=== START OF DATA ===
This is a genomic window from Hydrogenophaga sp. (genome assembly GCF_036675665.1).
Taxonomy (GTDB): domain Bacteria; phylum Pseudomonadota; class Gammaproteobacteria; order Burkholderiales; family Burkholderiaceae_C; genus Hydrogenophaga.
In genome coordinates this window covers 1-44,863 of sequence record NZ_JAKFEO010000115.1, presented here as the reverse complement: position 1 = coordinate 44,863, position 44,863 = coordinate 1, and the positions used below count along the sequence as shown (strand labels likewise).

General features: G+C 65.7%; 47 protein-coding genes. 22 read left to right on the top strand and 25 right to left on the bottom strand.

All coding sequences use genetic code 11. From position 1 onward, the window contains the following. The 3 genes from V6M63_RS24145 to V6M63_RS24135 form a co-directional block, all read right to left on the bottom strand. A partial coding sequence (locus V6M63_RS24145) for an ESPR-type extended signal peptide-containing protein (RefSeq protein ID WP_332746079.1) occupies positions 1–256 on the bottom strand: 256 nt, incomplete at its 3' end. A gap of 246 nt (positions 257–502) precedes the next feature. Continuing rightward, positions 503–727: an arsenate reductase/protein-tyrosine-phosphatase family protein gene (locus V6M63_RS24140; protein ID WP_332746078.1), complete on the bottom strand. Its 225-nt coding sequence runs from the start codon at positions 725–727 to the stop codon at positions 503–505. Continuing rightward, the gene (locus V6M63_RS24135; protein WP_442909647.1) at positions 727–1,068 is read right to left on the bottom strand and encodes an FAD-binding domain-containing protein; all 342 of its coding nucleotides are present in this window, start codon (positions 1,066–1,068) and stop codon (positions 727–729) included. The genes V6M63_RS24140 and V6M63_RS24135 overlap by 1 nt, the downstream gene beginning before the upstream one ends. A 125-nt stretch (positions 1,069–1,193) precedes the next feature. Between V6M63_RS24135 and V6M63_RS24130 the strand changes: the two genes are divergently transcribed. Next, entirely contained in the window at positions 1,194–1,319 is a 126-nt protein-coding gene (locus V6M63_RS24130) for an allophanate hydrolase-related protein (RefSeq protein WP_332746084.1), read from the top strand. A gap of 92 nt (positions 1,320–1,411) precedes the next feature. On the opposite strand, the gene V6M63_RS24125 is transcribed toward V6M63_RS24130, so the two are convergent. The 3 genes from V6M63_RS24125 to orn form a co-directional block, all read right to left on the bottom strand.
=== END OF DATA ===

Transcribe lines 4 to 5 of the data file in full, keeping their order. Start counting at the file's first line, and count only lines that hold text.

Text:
General features: G+C 65.7%; 47 protein-coding genes. 22 read left to right on the top strand and 25 right to left on the bottom strand.

All coding sequences use genetic code 11. From position 1 onward, the window contains the following. The 3 genes from V6M63_RS24145 to V6M63_RS24135 form a co-directional block, all read right to left on the bottom strand. A partial coding sequence (locus V6M63_RS24145) for an ESPR-type extended signal peptide-containing protein (RefSeq protein ID WP_332746079.1) occupies positions 1–256 on the bottom strand: 256 nt, incomplete at its 3' end. A gap of 246 nt (positions 257–502) precedes the next feature. Continuing rightward, positions 503–727: an arsenate reductase/protein-tyrosine-phosphatase family protein gene (locus V6M63_RS24140; protein ID WP_332746078.1), complete on the bottom strand. Its 225-nt coding sequence runs from the start codon at positions 725–727 to the stop codon at positions 503–505. Continuing rightward, the gene (locus V6M63_RS24135; protein WP_442909647.1) at positions 727–1,068 is read right to left on the bottom strand and encodes an FAD-binding domain-containing protein; all 342 of its coding nucleotides are present in this window, start codon (positions 1,066–1,068) and stop codon (positions 727–729) included. The genes V6M63_RS24140 and V6M63_RS24135 overlap by 1 nt, the downstream gene beginning before the upstream one ends. A 125-nt stretch (positions 1,069–1,193) precedes the next feature. Between V6M63_RS24135 and V6M63_RS24130 the strand changes: the two genes are divergently transcribed. Next, entirely contained in the window at positions 1,194–1,319 is a 126-nt protein-coding gene (locus V6M63_RS24130) for an allophanate hydrolase-related protein (RefSeq protein WP_332746084.1), read from the top strand. A gap of 92 nt (positions 1,320–1,411) precedes the next feature. On the opposite strand, the gene V6M63_RS24125 is transcribed toward V6M63_RS24130, so the two are convergent. The 3 genes from V6M63_RS24125 to orn form a co-directional block, all read right to left on the bottom strand.